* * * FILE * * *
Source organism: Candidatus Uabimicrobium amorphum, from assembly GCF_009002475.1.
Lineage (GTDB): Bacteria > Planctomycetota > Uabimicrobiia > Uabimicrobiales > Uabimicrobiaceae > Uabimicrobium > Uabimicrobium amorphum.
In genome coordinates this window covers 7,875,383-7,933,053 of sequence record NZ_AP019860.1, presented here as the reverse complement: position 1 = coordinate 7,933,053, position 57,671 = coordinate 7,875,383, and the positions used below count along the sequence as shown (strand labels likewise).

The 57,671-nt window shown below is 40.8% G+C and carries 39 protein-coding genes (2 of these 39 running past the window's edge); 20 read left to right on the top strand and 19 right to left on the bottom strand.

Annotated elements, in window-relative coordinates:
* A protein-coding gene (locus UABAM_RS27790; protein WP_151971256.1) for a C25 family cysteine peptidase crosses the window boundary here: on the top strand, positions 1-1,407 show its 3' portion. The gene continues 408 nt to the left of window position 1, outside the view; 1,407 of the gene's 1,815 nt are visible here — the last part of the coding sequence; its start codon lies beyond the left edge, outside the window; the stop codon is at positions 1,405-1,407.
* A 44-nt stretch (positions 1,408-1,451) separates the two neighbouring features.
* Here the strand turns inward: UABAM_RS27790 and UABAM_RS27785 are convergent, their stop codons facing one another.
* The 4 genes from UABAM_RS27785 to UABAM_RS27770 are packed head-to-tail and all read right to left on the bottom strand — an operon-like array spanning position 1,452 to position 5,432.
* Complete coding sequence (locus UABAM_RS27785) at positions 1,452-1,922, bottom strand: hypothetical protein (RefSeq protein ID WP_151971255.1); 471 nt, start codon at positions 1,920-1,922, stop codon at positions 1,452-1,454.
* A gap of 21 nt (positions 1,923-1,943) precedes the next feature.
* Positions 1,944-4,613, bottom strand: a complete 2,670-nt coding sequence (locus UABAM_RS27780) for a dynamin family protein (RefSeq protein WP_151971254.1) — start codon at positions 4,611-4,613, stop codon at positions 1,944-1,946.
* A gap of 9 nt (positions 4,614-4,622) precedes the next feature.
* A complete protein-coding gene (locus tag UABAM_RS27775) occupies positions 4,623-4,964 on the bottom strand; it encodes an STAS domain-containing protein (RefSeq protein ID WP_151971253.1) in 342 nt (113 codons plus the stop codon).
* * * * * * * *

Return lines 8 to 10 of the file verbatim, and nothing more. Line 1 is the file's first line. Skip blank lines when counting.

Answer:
* Here the strand turns inward: UABAM_RS27790 and UABAM_RS27785 are convergent, their stop codons facing one another.
* The 4 genes from UABAM_RS27785 to UABAM_RS27770 are packed head-to-tail and all read right to left on the bottom strand — an operon-like array spanning position 1,452 to position 5,432.
* Complete coding sequence (locus UABAM_RS27785) at positions 1,452-1,922, bottom strand: hypothetical protein (RefSeq protein ID WP_151971255.1); 471 nt, start codon at positions 1,920-1,922, stop codon at positions 1,452-1,454.